Jamaica 1921 6d red and blue-green 'Abolition of slavery' (the famous stamp prepared for use but not issued for political reasons) IMPERFORATE PLATE PROOF with good to large margins, in issued colours on ungummed watermark MCA paper.
A fine quality proof of this most famous stamp from Jamaica of very fine appearance, despite ironed creases which are barely detectable. Most importantly, it is certainly the best of the three known examples in existence.
An important and highly desirable printing proof and just as rare as the few surviving perforated examples without 'SPECIMEN'. A wonderful showpiece item of this famous stamp.
The 6d stamps were prepared and sent out to Jamaica, but for political reasons were not issued, and the stocks were destroyed. ‘SPECIMEN’ examples of both watermarks were distributed by the Universal Postal Union (UPU) in the normal way, but only 1 example exists with the normal watermark and four examples with the watermark sideways in private hands without the overprint.
Provenance: Ex De La Rue archives (Robson Lowe Bermuda Dec 1976, lot 654, Robson Lowe Bermuda Feb 1979, lot 590).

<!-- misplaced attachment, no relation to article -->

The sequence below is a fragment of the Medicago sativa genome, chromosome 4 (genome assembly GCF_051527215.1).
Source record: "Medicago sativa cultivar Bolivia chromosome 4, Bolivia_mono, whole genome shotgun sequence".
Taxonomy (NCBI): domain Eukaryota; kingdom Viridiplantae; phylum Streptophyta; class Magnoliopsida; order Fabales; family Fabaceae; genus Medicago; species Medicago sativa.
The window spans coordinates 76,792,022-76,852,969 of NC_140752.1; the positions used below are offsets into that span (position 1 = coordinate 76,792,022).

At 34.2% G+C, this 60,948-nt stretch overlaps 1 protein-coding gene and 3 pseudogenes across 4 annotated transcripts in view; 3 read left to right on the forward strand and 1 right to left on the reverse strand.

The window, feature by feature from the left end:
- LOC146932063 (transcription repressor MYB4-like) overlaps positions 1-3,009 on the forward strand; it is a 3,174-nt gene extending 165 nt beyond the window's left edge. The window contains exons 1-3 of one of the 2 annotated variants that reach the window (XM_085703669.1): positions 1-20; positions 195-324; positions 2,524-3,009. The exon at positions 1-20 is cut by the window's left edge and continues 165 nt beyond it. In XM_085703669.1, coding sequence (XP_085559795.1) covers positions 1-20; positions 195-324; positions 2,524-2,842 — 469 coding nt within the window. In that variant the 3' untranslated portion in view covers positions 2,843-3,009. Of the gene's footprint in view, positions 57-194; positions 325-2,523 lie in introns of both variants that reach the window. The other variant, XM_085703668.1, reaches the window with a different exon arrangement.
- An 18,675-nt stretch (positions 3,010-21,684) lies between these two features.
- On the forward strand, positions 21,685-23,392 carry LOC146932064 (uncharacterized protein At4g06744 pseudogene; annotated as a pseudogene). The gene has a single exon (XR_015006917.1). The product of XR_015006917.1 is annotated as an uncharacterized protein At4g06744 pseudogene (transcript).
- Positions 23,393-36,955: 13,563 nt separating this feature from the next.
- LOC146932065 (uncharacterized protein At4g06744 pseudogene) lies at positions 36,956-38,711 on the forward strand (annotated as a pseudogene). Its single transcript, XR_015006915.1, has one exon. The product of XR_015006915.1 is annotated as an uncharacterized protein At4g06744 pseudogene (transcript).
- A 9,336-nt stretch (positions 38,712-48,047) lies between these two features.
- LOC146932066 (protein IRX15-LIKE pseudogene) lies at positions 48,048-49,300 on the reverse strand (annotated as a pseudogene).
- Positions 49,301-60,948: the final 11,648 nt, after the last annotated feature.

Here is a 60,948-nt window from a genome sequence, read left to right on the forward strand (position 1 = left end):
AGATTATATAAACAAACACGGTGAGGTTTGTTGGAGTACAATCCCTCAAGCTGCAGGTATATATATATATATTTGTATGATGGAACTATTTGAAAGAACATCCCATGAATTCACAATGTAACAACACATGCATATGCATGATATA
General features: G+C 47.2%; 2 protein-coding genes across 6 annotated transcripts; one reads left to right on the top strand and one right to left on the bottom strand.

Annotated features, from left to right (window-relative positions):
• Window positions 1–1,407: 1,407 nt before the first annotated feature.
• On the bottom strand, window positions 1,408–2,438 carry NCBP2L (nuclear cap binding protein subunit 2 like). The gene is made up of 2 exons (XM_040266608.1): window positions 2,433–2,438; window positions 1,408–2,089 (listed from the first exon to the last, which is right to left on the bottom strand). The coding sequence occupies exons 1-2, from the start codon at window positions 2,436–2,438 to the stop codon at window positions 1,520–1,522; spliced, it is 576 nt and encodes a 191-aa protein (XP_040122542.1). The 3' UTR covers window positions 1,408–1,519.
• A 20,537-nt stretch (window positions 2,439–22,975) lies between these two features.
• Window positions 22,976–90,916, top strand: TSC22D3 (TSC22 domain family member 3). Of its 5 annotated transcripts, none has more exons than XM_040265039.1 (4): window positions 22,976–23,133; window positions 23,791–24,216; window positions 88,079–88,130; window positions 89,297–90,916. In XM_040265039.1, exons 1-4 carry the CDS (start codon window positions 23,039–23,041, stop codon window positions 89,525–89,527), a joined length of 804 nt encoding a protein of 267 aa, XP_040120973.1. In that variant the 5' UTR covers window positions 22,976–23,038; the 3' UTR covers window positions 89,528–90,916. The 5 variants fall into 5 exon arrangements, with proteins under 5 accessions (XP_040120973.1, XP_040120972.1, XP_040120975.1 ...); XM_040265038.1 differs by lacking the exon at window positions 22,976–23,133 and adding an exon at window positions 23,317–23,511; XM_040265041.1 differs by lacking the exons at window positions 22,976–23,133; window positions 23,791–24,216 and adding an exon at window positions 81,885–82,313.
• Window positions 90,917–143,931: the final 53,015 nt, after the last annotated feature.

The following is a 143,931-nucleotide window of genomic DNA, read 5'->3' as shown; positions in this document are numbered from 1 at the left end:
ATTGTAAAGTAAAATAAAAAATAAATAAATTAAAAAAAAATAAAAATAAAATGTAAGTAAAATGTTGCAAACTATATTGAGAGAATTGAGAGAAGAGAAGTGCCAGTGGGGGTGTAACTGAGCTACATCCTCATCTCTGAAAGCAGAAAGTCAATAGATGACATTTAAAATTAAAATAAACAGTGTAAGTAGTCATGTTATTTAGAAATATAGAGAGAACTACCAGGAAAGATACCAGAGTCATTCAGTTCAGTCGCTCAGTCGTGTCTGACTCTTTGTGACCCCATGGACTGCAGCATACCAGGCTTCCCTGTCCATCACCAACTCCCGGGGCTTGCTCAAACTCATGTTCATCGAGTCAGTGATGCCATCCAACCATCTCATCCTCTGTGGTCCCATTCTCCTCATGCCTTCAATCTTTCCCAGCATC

The Stanley Gibbons catalogue value of the unissued stamp without the “SPECIMEN” overprint is £60,000 for the normal watermark and £38,000 with the watermark sideways.
The Abolition of Slavery Jamaican stamp was prepared for issue in June 1921. It caused political unrest because of its subject matter and was cancelled shortly before it was due for issue.
An estimated 416,000 stamps were printed and subsequently destroyed. Two blocks of four were, however, preserved and one block was added to The Royal Collection of King George V.
The other block was integrated into the Postal Collection in Kingston. That block mysteriously disappeared from the Post Office’s vaults and resurfaced in the market as four singles.
Payment & Security
Your payment information is processed securely. We do not store credit card details nor have access to your credit card information.